Sophie Smallwood: What do you foresee roles being like in the future? How do you think roles will be shaped?
Scott Dahlgren: My father joined AT&T when he was very young and he retired at AT&T. That was his entire career. And when I graduated from college and started working and I started shifting jobs, it was a really hard concept for my dad to understand because he just thought that I couldn't hold a job. And and it was interesting. I kept trying to explain to him that that was really important, especially in technology, to get a broad range of experience and an insight. And so that's always been part of my strategy, is one, to broaden your experience base so that you know a lot about everything. And the other thing, two, if you're looking at are our fathers were loyal to their companies and their companies were loyal to them, there was job security. And as long as you worked, you had a job. That's not the world we live in right now. So the world we live in today is that you might have a great job and tomorrow you may not have that job anymore. And so job security isn't so much tied to a company. It's tied to who you are and the experience you have and and what you bring to the table.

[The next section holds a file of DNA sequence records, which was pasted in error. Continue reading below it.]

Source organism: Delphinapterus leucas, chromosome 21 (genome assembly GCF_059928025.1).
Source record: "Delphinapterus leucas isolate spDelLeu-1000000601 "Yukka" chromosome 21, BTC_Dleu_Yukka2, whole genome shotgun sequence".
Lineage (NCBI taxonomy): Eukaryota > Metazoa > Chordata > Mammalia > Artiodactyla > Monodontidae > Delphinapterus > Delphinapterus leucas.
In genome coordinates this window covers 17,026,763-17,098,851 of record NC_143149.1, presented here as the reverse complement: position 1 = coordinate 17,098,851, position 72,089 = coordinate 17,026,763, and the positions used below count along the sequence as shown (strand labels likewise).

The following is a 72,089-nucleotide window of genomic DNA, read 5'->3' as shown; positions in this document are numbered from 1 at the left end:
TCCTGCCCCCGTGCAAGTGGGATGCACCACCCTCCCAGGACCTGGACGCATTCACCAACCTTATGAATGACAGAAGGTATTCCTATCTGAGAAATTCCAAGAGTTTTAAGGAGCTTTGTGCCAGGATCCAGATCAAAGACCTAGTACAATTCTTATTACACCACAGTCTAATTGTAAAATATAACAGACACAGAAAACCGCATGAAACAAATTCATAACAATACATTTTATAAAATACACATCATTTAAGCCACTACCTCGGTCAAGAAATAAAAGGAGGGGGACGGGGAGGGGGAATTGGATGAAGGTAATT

Sophie Smallwood: That was Scott Dahlgren, manager extraordinaire, listening to his story reinforces shared roles as a way to keep top performers in the workforce and inside companies when those individuals have a need for flexibility. It's also a way to open the candidate pool for roles that typically only would have accepted single applicants. I liked his thinking on putting the responsibility on candidates to identify a plan on how they could complement each other for a role based on their strengths, experience and skills make that part of the interview process. What I've realized is doing a role full time is a commitment, but doing it in a role share capacity is a greater commitment and a shared responsibility one has toward his or her partner. It's a flexible working choice for highly ambitious people. Thanks for listening and join us for the next episode of Talk with Roleshare.